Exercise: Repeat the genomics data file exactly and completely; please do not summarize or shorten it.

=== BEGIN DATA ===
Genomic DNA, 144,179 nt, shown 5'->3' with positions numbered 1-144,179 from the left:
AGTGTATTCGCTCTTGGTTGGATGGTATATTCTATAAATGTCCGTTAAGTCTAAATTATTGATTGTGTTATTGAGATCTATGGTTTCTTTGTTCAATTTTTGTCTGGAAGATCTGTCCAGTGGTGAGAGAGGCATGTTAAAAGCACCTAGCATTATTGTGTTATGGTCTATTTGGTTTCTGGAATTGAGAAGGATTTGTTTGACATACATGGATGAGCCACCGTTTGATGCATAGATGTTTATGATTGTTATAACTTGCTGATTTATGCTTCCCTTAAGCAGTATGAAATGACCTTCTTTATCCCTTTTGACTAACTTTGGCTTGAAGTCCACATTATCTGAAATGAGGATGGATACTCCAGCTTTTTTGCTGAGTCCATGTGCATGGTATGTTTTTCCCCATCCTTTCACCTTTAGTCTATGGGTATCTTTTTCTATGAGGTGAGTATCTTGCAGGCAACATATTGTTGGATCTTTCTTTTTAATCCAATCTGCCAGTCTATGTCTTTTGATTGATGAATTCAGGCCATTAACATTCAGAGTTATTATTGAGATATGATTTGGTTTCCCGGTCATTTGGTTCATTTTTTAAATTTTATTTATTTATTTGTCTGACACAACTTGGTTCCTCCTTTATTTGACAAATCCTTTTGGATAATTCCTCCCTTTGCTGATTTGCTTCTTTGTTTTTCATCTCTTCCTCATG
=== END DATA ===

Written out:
Genomic DNA, 144,179 nt, shown 5'->3' with positions numbered 1-144,179 from the left:
AGTGTATTCGCTCTTGGTTGGATGGTATATTCTATAAATGTCCGTTAAGTCTAAATTATTGATTGTGTTATTGAGATCTATGGTTTCTTTGTTCAATTTTTGTCTGGAAGATCTGTCCAGTGGTGAGAGAGGCATGTTAAAAGCACCTAGCATTATTGTGTTATGGTCTATTTGGTTTCTGGAATTGAGAAGGATTTGTTTGACATACATGGATGAGCCACCGTTTGATGCATAGATGTTTATGATTGTTATAACTTGCTGATTTATGCTTCCCTTAAGCAGTATGAAATGACCTTCTTTATCCCTTTTGACTAACTTTGGCTTGAAGTCCACATTATCTGAAATGAGGATGGATACTCCAGCTTTTTTGCTGAGTCCATGTGCATGGTATGTTTTTCCCCATCCTTTCACCTTTAGTCTATGGGTATCTTTTTCTATGAGGTGAGTATCTTGCAGGCAACATATTGTTGGATCTTTCTTTTTAATCCAATCTGCCAGTCTATGTCTTTTGATTGATGAATTCAGGCCATTAACATTCAGAGTTATTATTGAGATATGATTTGGTTTCCCGGTCATTTGGTTCATTTTTTAAATTTTATTTATTTATTTGTCTGACACAACTTGGTTCCTCCTTTATTTGACAAATCCTTTTGGATAATTCCTCCCTTTGCTGATTTGCTTCTTTGTTTTTCATCTCTTCCTCATG